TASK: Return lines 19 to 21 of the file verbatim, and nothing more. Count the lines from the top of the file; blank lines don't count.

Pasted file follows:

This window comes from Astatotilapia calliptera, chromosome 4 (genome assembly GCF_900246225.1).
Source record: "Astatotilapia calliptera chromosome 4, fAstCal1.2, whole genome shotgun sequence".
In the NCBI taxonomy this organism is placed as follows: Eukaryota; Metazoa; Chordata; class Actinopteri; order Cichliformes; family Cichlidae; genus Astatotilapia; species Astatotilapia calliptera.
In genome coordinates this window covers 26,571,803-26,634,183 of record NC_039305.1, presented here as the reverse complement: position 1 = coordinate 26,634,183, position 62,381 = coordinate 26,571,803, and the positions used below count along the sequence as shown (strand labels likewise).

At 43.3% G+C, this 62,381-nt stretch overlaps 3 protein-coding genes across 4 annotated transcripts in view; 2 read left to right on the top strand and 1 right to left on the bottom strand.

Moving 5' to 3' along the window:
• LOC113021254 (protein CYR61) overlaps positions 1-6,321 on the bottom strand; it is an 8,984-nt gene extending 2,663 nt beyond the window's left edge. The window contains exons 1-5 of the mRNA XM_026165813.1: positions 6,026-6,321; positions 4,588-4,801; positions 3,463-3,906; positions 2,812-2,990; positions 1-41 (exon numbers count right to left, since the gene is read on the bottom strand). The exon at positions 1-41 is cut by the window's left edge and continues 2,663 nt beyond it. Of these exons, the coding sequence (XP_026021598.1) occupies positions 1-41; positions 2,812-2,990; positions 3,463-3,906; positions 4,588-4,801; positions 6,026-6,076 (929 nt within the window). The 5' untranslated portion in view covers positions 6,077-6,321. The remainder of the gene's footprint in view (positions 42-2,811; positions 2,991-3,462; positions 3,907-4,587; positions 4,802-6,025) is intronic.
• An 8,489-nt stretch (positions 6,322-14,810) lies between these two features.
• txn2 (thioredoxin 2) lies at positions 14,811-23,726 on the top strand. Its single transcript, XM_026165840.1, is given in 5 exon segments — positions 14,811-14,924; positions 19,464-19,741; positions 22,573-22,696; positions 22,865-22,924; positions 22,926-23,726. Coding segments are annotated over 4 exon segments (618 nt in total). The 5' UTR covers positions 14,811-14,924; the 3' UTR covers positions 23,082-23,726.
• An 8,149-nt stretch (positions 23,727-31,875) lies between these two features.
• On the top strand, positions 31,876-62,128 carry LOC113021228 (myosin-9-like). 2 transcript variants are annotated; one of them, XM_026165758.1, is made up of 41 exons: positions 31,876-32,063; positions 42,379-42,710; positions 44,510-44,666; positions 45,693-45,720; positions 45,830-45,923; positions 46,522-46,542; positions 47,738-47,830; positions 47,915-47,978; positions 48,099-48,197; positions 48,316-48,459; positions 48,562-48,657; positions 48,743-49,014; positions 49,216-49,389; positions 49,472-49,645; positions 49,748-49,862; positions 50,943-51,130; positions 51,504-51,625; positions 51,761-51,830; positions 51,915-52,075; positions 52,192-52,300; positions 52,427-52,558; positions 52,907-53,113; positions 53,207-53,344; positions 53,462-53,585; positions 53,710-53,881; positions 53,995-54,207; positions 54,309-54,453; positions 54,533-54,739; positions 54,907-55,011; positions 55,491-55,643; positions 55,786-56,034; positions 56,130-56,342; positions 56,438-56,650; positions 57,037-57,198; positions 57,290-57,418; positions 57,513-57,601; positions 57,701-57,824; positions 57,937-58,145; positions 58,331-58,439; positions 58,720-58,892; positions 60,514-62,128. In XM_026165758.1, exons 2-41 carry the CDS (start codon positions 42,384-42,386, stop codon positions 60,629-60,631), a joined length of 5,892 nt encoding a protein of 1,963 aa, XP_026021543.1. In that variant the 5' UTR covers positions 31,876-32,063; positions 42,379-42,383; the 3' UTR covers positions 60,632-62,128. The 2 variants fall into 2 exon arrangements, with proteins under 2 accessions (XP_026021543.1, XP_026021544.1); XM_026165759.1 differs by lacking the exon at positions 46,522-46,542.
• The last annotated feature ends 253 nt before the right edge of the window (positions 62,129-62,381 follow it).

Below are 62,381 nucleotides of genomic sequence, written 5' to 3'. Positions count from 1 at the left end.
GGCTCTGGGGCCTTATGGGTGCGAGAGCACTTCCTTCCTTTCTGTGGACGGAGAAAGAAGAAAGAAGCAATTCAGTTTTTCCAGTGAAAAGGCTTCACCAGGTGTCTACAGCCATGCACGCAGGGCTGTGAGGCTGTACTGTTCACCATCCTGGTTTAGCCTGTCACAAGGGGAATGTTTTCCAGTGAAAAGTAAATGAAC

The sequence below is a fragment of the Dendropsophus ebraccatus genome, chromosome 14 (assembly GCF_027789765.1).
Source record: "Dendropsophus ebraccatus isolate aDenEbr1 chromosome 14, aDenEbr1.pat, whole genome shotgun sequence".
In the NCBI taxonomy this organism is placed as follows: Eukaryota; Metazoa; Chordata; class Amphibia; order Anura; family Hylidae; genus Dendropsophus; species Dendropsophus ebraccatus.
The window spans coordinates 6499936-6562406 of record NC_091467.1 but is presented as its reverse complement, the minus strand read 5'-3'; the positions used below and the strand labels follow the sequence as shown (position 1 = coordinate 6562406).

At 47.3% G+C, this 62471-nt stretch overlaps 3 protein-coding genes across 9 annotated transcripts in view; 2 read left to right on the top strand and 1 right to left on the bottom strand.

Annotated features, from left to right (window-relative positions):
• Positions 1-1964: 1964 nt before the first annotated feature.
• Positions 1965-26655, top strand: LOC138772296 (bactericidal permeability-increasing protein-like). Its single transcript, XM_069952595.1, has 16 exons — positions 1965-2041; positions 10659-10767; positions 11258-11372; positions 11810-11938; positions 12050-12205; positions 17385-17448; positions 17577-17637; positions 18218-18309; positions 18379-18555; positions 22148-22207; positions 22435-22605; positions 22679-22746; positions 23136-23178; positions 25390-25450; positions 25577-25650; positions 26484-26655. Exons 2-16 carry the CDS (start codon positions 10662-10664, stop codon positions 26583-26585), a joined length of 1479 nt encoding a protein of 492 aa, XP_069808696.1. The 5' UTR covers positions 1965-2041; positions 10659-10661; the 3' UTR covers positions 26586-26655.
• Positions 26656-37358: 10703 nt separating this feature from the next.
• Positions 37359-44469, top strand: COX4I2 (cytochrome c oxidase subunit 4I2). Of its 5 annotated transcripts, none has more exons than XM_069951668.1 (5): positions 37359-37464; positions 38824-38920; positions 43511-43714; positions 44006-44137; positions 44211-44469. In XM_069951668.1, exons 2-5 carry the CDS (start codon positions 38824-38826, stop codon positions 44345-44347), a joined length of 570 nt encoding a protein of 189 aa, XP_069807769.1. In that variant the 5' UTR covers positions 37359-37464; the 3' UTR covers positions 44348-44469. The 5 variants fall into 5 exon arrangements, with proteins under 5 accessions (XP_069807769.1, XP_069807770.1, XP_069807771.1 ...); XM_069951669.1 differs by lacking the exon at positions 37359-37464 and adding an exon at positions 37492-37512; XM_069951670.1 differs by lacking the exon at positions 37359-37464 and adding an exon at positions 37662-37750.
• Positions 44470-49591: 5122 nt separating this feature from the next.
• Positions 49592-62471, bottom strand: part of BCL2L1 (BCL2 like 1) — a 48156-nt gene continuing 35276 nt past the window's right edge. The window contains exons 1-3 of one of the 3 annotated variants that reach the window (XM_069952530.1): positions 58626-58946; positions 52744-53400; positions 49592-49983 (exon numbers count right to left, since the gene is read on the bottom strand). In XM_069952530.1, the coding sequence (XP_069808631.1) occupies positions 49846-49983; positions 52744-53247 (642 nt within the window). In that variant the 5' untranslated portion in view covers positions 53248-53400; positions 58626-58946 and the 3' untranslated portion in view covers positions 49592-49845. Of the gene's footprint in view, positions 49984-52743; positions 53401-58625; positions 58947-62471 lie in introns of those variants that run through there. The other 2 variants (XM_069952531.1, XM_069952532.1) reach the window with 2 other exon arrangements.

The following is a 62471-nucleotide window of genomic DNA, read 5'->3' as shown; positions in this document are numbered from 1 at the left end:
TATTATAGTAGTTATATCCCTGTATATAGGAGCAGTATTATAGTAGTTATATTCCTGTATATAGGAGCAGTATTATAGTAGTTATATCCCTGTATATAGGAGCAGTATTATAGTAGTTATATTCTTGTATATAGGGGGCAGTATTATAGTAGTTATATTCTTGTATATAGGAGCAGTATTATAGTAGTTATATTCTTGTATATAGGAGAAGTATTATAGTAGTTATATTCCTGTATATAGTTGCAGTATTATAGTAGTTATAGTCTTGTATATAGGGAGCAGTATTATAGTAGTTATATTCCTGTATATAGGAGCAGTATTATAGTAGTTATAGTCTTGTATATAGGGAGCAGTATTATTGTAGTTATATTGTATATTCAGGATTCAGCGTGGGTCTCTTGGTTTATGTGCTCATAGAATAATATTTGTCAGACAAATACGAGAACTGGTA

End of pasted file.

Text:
At 47.3% G+C, this 62471-nt stretch overlaps 3 protein-coding genes across 9 annotated transcripts in view; 2 read left to right on the top strand and 1 right to left on the bottom strand.

Annotated features, from left to right (window-relative positions):
• Positions 1-1964: 1964 nt before the first annotated feature.